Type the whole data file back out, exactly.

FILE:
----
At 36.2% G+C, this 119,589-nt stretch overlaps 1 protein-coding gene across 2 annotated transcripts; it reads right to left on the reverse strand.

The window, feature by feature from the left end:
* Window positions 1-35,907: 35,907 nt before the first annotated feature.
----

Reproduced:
At 36.2% G+C, this 119,589-nt stretch overlaps 1 protein-coding gene across 2 annotated transcripts; it reads right to left on the reverse strand.

The window, feature by feature from the left end:
* Window positions 1-35,907: 35,907 nt before the first annotated feature.